Real success would involve the restoration of an element of stability in the international tax system. Key for businesses would be the certainty of outcome when they trade or invest across borders. Ideally, there would be a consensus worldwide as to the principles of the new international tax order, and this consensus would ensure the removal of the barriers to trade and investment that can arise from double taxation, or from uncertain and unpredictable interventions by revenue authorities. Ideally, success would involve a reduction in disputes over cross-border taxation, or at least it should involve an improved resolution mechanism for tax disputes. Arguably, success should involve a greater revenue contribution from the large multinationals (though this is debatable, given that the burden of that larger contribution is going to flow to the public in one way or another).

And what is failure?

Taking these as criteria of success, failure can be identified as the converse. The BEPS project will be seen to be failing if it is clear that agreement between the countries participating is becoming more and more delayed, and elements of the 15 point action plan are being abandoned. One difficulty here is that the work on the 15 action point is being delivered at different times: the first tranche is delivered for September 2014, and the second tranche for September 2015. However, in reality, these elements are interlinked and it may prove difficult (if not impossible) to get full agreement on the first tranche until it is clear what the second tranche is going to look like.

The project will also be seen to be failing if it is clear that certain countries are not on board to implement the conclusions. That would involve not only countries that do not join in the approval of some of the BEPS outcomes, but also countries that may appear superficially to approve but in practice are unlikely to implement the outcomes.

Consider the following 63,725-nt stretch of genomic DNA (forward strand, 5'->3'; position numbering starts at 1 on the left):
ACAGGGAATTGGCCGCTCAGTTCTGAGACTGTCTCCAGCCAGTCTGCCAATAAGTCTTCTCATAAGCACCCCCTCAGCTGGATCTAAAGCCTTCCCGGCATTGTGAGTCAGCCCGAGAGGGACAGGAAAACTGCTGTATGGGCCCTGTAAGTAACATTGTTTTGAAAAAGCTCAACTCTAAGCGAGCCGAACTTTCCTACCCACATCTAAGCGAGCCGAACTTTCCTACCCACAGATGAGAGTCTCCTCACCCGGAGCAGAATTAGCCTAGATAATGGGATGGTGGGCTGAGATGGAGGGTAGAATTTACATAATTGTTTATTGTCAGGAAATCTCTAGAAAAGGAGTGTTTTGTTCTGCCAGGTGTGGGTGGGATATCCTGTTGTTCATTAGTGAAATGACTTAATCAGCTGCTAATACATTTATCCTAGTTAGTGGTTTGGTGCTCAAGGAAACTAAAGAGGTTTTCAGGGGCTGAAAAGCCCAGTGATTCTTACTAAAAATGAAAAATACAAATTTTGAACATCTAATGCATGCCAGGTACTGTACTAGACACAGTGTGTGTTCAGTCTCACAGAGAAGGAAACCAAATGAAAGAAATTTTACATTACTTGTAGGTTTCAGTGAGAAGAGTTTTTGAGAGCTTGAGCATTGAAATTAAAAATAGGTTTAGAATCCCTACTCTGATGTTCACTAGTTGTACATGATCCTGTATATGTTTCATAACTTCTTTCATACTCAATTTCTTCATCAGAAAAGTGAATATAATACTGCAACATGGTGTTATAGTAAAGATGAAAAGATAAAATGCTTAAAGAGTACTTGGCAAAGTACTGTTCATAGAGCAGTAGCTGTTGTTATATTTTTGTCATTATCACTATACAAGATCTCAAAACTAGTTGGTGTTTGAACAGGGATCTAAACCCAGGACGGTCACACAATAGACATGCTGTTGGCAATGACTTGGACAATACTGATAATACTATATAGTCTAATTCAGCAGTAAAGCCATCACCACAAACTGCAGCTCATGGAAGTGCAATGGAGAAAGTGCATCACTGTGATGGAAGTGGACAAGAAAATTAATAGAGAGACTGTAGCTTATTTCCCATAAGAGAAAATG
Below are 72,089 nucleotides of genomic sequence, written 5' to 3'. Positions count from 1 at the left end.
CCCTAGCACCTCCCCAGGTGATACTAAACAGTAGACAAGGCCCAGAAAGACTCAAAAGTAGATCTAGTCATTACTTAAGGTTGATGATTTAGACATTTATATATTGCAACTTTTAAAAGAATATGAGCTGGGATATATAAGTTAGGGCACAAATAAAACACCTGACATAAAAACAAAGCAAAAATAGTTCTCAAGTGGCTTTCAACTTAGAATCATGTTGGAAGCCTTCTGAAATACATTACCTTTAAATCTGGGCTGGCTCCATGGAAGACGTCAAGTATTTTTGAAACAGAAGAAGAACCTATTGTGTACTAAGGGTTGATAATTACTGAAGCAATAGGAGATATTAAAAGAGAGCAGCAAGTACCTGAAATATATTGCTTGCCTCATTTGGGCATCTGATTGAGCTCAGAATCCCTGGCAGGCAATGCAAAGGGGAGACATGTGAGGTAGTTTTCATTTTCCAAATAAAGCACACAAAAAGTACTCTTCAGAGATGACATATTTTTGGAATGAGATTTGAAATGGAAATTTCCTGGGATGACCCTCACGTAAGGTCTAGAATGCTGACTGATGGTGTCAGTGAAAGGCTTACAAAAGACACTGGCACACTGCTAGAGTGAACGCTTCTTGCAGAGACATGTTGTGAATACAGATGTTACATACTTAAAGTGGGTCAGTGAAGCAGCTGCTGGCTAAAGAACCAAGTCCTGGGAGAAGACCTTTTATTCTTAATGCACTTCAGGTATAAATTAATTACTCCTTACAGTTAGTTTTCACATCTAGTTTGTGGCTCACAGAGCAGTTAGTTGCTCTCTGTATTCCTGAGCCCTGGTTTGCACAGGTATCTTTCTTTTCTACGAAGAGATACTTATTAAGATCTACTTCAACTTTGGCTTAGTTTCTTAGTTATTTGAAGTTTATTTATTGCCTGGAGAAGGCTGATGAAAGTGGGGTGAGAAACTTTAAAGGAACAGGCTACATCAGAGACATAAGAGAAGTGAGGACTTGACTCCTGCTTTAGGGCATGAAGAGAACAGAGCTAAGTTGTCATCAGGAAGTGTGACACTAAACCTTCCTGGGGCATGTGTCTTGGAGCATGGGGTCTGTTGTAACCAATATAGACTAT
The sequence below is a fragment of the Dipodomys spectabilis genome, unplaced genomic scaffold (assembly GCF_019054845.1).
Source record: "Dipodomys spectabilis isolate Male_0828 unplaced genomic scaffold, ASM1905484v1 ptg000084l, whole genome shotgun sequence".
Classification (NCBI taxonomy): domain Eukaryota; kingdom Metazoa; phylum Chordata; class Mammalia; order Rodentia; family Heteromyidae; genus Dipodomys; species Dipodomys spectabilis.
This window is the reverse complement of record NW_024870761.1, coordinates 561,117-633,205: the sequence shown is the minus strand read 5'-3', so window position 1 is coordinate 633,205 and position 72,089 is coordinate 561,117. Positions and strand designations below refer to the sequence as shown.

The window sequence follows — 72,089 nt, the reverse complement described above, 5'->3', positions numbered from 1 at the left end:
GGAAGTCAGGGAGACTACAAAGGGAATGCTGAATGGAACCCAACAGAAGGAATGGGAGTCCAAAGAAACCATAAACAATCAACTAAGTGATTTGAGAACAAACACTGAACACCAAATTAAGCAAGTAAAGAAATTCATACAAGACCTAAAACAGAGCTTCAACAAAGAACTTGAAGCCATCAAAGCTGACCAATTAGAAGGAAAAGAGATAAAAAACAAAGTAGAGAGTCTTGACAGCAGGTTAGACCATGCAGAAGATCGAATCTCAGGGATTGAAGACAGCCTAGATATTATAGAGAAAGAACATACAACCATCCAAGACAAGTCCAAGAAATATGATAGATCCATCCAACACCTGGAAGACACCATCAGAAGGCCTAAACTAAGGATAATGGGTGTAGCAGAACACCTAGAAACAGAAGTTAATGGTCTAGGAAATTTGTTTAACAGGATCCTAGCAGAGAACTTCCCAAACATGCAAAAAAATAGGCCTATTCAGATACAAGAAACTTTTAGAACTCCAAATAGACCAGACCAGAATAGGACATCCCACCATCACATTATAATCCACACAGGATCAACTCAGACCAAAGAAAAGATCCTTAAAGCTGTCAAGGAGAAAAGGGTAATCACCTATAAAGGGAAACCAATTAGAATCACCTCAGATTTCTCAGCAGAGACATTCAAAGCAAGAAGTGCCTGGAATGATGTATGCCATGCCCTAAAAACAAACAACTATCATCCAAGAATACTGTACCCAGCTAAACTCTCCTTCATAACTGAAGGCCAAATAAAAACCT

In the long term, failure of the project will be seen in a continuing instability in the international tax system and a lack of certainty of the outcomes for businesses trading and investing cross-border. It will be seen in countries adopting unilateral measures, rather than acting by way of consensus, and by unrelieved double taxation becoming more and more of a barrier to trade and investment. In that environment, tax disputes may also increase, with more and more of them remaining unresolved. Curiously, a greater revenue contribution from large multinationals may itself be evidence of failure, particularly if that contribution is passed on in lower wages and fewer employment opportunities in some countries, particularly developing countries.

The dangers to the OECD

Both success and failure may have implications for the institutional structure of the international tax order. The OECD has dominated the work on international tax since the late 1950s, but its role in that position is something of a historical accident, caused by the decision of the UN to close down its Fiscal Commission when it became mired in Cold War arguments. There is no logical reason why the OECD should not yield up that role now that the Cold War is over.

There are dangers to the OECD both in success and failure. As far as success is concerned, the BEPS project is a venture driven by the G20, with the OECD acting as secretariat, cheerleader and works foreman. However, if the G20 can deliver a major success, why should it not become the leading body on international taxation? In fact, why should the G20 not establish a World Tax Organisation to take forward the work?

On the other hand, a clear failure of the project would be labelled as the OECD’s failure. It will have failed to deliver consensus or solutions to the problems. In that situation, there are quite a number of other bodies waiting in the wings to take over the institutional mantle from the OECD. These include the United Nations; this is probably the best candidate in terms of its having the broadest representation, but the UN could not take on this work under its current institutional structure, where the work of the Committee of Experts covers only a very narrow agenda. Other candidates are the World Bank and, in particular, the IMF – which is already making a claim to broader representation.

The BEPS project has already lasted for a year without any overt debate on the criteria on success or failure. In part, this is due to the rapidity with which the project was initiated. However, as the project enters its second year, it is appropriate to give some thought to what success or failure will ultimately look like.